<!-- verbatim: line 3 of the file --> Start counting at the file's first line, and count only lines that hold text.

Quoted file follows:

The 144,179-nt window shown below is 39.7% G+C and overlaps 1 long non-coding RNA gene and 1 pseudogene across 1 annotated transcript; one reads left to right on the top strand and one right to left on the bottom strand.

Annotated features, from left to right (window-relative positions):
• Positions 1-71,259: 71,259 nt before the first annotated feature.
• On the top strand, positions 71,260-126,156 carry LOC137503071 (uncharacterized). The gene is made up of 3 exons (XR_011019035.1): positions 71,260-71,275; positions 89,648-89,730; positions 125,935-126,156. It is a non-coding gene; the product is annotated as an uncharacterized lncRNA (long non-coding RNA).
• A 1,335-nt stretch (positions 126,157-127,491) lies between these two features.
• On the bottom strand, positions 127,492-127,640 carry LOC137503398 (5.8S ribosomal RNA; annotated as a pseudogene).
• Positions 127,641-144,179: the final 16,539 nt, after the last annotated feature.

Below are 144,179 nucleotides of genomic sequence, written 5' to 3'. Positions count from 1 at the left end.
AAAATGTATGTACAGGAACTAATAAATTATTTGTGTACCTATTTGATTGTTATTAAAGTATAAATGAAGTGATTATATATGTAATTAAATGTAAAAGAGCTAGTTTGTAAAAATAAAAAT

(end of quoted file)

• Positions 1-71,259: 71,259 nt before the first annotated feature.